Thursday, January 06, 2022


As I've mentioned before, I haven't done New Year's "resolutions" in a long time. Thinking of the coming year in those terms feels discouraging, a potential set-up for failure. What I like to think of are "goals," and preferably modest enough to be fairly sure of accomplishing. Positive reinforcement for one's efforts is always a good thing. So here are a few goals I have for the near future:

Transcribe and release this year's vampire fiction bibliography update by the last week of January at the latest. Write a story in collaboration with my husband to submit to the forthcoming Darkover anthology well before the end-of-summer deadline. Write a brief essay the editor of a vampire journal asked me to compose for the magazine's "Notes" section. Discuss with one of my publishers the possible re-release of my erotic paranormal romances "orphaned" by the demise of Ellora's Cave that I haven't already self-published. I'm also awaiting reprint of a few more "orphaned" non-erotic romances contracted with a different publisher, but the schedule for that process isn't in my control. I don't have any active plans for original fiction in progress right now. Whether I produce any in 2022 will depend partly on whether one of my publishers comes out with a submission call that intrigues me. I considered adding "get through the manga in my TBR stack" to this list, but that objective is probably unattainable, because it's infinite; new books keep appearing. (Heavens to murgatroyd, I wonder how that happens?)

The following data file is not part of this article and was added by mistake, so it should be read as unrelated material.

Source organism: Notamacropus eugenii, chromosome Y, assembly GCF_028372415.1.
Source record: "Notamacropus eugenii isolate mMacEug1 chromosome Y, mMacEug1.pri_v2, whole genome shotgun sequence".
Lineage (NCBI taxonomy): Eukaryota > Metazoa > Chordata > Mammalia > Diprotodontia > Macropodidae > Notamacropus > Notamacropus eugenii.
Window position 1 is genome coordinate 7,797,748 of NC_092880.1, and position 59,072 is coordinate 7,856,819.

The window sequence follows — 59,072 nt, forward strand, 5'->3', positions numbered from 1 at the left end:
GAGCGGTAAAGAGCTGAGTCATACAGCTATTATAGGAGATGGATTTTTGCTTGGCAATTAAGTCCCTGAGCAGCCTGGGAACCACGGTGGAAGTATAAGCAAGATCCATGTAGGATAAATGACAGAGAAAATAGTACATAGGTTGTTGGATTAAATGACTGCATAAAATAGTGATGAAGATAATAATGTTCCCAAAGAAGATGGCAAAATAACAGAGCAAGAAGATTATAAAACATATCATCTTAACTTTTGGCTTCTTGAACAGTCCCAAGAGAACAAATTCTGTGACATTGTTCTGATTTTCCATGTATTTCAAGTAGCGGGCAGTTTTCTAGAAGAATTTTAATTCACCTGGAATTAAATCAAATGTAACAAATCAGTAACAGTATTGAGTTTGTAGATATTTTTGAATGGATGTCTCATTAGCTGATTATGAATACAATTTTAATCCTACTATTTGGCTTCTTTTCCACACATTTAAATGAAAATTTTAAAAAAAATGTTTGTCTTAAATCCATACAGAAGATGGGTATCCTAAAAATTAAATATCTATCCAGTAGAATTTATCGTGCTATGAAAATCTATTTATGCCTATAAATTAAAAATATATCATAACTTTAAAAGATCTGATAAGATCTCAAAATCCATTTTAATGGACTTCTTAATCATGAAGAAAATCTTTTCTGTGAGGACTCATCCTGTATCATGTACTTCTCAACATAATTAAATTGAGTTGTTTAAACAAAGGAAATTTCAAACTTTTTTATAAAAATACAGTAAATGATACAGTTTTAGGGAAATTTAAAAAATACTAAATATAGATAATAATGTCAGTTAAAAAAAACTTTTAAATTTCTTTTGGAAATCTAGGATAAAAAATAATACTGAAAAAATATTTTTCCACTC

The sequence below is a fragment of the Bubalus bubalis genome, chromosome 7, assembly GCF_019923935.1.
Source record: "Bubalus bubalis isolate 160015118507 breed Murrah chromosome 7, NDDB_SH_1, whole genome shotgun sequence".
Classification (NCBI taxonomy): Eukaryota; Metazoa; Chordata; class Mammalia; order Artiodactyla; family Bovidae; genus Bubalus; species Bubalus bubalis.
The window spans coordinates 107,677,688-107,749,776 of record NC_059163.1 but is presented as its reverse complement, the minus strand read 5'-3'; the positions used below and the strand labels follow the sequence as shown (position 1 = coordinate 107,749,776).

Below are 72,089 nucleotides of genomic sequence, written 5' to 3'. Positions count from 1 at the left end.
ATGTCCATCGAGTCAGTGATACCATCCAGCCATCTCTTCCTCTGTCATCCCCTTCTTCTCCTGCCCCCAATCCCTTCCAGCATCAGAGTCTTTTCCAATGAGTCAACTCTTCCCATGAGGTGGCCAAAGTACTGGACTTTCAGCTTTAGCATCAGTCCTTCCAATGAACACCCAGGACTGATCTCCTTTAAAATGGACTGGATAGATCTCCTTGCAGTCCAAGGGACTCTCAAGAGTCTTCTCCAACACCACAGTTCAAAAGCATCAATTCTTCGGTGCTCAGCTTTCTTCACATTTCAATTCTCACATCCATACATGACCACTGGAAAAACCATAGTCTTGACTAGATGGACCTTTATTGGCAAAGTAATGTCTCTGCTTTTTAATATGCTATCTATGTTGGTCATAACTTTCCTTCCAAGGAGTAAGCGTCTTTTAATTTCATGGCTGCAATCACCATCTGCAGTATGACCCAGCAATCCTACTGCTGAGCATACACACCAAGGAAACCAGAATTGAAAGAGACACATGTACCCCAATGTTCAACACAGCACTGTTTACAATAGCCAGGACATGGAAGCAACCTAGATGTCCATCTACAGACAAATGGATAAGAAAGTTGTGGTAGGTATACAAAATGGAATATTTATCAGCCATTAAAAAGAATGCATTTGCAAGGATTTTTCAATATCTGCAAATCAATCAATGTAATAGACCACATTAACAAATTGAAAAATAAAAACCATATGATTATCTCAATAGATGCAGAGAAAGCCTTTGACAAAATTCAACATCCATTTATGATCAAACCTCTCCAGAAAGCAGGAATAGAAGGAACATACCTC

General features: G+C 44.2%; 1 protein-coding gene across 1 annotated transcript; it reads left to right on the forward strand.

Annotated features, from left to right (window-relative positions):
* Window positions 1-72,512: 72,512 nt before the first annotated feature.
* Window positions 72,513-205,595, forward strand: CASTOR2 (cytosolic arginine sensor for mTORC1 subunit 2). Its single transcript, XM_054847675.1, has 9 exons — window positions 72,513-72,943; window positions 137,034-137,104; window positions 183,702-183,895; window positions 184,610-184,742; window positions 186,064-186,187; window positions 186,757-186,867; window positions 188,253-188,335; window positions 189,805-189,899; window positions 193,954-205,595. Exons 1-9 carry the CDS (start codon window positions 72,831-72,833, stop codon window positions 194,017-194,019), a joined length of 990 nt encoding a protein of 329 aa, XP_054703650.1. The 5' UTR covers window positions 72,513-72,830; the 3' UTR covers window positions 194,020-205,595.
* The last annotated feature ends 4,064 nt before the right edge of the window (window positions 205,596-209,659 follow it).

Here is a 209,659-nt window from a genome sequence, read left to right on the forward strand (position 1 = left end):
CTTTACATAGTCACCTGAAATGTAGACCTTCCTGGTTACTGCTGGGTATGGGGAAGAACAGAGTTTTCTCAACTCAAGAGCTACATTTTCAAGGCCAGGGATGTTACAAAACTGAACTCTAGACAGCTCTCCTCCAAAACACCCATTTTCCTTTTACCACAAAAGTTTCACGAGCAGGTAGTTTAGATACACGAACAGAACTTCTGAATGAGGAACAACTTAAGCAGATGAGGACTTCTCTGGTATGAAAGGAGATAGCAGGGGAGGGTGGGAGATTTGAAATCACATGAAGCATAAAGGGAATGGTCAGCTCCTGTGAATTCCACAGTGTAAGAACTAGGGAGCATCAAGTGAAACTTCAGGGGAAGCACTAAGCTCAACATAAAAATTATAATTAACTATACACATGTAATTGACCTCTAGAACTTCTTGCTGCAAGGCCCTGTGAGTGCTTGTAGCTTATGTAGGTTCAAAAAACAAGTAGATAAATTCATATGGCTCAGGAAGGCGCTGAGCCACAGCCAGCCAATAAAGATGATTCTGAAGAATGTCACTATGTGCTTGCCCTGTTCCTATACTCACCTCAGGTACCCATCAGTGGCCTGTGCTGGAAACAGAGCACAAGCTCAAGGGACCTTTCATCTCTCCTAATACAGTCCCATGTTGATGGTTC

In terms of the bigger picture, I recently read an article about society's goal in regard to COVID-19. The question under consideration was: What do we expect when we anticipate the end of the pandemic? What do we mean when we talk about an "end," and what would it look like? What we do know is that the virus will probably never disappear from the face of the Earth. Which numbers of case rates, hospitalizations, and deaths would we regard as a sign that the pandemic is over? Most likely, it will subside to an endemic level like ordinary flu, kept in check by annual boosters. In another recent article about how pandemics end, examples of past infectious disease threats and their outcomes were analyzed. Some were eradicated, some died out on their own, some had their risks drastically reduced by vaccination, and some became endemic (always present in the environment but not a serious danger to most people). All we can be sure of is that COVID-19 won't last forever—even if it's beginning to seem like it.

Whether in our personal lives or on a nationwide or global scale, we can't meaningfully achieve goals unless we define them in specific, measurable terms. Unless we're sure where we want to go, how will we know when we get there?

Margaret L. Carter

Carter's Crypt

Sunday, January 02, 2022

Resolution 1: Don't Get Fooled Again

Scams are all around us. Maybe mixed in with your Christmas cards is a tiny white postcard from Cochran et al v. The Kroger Co.
Maybe don't toss it without more than a glance. Perhaps you don't need another --likely concurrent-- year of free credit monitoring, but this class action settlement also appears to offer cash if you claim before March 5th, 2022.
Apparently, some authors are receiving cold calls from someone rejoicing in the name of "Powell's Books" (or something similar) that has nothing to do with the reputable bookseller Powell's Books. The reputable Powell's Books does not offer publishing/promotional services... at least, not through telephone solicitations.